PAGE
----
Who were the six young men whose skeletons were discovered facedown, hands bound, and covered with stones in a fissure on the Spanish island of Gran Canaria?
Evidence at the Caleta de Arriba site indicates that a traumatic death occurred centuries before the conquest of the archipelago off the coast of northwest Africa by the Spanish in the 15th century.
“They are not interred strictly speaking… The director of the excavation, Veronica Alberto, explained that this is a funerary practice that signifies extreme symbolic violence.
She told Reuters that the corpses had been forcibly deposited on the rocky surface and then pelted with stones. Some had bindings or restraints on their extremities.
Researchers in Spain are hoping to solve the enigma of a skeleton cave in the Canaries.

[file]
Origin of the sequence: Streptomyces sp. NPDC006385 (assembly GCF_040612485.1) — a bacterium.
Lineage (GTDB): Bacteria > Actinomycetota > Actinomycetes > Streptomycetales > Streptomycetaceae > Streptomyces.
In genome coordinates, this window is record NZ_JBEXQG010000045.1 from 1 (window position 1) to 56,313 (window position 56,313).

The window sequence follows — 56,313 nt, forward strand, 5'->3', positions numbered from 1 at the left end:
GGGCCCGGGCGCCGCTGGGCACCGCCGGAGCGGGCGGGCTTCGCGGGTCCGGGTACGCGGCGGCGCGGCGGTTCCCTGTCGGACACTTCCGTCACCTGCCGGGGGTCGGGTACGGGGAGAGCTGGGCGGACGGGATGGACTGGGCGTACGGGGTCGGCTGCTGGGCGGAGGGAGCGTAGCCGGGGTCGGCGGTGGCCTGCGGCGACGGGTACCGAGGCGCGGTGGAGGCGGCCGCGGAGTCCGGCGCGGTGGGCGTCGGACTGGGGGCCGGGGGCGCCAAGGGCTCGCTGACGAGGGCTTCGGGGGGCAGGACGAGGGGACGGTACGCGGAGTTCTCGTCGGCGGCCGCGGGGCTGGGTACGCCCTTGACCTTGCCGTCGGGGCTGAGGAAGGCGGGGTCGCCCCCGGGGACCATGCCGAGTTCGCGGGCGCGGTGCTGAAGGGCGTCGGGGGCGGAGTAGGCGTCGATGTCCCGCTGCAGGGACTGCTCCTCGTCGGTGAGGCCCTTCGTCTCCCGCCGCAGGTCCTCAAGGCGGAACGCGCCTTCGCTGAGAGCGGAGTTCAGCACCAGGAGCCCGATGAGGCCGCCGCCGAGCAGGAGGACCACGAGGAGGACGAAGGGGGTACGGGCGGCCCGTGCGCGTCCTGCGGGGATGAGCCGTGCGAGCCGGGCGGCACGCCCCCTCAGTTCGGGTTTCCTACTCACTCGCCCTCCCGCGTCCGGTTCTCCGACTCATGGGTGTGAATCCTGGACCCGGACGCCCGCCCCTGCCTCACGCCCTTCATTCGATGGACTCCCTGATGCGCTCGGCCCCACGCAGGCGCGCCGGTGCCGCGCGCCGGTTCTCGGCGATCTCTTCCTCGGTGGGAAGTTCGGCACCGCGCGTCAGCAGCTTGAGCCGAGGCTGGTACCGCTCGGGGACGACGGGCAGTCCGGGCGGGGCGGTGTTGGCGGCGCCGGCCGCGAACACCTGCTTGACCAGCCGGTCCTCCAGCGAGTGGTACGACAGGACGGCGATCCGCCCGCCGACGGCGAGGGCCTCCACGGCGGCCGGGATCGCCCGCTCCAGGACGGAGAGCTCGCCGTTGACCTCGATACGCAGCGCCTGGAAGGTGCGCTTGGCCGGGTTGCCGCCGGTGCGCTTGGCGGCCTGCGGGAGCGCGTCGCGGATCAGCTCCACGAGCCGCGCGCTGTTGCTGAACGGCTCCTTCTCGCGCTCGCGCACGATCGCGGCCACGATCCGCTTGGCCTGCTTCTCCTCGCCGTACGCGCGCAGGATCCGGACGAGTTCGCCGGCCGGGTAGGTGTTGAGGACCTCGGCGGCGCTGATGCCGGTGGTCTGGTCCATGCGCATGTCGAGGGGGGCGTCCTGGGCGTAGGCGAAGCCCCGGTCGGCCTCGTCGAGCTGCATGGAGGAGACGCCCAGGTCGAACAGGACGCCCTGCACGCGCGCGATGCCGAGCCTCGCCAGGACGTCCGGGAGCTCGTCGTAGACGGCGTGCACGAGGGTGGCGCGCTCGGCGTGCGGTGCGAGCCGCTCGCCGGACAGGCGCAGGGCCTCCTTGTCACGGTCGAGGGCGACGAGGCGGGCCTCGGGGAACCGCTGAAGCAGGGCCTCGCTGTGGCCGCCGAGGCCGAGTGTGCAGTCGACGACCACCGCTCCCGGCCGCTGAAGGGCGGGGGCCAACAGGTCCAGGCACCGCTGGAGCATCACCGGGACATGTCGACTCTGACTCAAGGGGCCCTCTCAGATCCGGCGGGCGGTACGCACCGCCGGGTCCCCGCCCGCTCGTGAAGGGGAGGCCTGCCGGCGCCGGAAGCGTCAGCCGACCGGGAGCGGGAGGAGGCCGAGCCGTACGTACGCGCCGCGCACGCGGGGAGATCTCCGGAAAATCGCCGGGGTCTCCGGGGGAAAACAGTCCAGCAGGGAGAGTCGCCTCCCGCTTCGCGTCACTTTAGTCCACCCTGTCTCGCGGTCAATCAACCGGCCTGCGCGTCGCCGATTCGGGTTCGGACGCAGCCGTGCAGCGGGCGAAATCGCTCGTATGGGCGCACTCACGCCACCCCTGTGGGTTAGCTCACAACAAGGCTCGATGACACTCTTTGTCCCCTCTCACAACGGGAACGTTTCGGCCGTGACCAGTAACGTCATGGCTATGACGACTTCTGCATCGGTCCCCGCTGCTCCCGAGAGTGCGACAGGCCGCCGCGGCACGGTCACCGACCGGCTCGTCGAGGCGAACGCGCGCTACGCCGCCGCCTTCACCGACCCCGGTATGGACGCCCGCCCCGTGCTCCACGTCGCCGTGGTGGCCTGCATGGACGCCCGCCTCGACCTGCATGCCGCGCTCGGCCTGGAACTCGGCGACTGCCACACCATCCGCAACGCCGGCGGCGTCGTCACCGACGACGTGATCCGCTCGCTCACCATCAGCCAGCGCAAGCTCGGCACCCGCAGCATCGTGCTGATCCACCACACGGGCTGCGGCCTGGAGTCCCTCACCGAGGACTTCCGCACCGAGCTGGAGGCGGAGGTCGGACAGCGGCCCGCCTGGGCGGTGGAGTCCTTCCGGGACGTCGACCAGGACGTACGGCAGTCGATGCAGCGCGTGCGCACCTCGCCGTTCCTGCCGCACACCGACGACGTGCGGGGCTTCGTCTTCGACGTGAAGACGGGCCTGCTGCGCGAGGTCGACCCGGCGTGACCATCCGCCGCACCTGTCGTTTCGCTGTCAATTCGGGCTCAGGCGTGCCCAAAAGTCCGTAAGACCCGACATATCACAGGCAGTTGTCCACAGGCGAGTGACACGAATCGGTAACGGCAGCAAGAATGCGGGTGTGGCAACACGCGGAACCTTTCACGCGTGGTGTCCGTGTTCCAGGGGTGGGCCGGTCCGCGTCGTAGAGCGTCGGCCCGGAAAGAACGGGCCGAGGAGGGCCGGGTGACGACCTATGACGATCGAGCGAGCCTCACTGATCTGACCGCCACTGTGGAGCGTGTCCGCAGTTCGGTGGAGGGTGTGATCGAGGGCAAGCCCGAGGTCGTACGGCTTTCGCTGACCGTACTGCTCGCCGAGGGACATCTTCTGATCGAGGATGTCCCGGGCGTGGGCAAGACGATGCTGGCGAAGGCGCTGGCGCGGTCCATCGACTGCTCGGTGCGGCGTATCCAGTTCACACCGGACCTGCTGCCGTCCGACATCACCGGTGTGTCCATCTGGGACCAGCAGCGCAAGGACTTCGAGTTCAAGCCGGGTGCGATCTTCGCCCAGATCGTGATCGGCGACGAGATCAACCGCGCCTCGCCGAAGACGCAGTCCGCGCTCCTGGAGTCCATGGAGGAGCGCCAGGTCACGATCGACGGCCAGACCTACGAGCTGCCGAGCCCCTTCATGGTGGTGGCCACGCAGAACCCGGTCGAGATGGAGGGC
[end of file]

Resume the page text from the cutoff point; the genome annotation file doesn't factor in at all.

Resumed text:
Alberto added, “It could be an aboriginal burial, but due to the characteristics of the archaeological site, we must consider that they could be from other periods after the conquest, such as the 16th, 17th, and 18th centuries.”
Without artifacts to help establish the period, scientists are awaiting the results of bone radiocarbon dating experiments.
The archaeologists, who use safety harnesses to work on the precipitous terrain, stated that it was not a typical burial ground because they only discovered male remains. All six had muscular biceps, indicating that they participated in the same physical activity.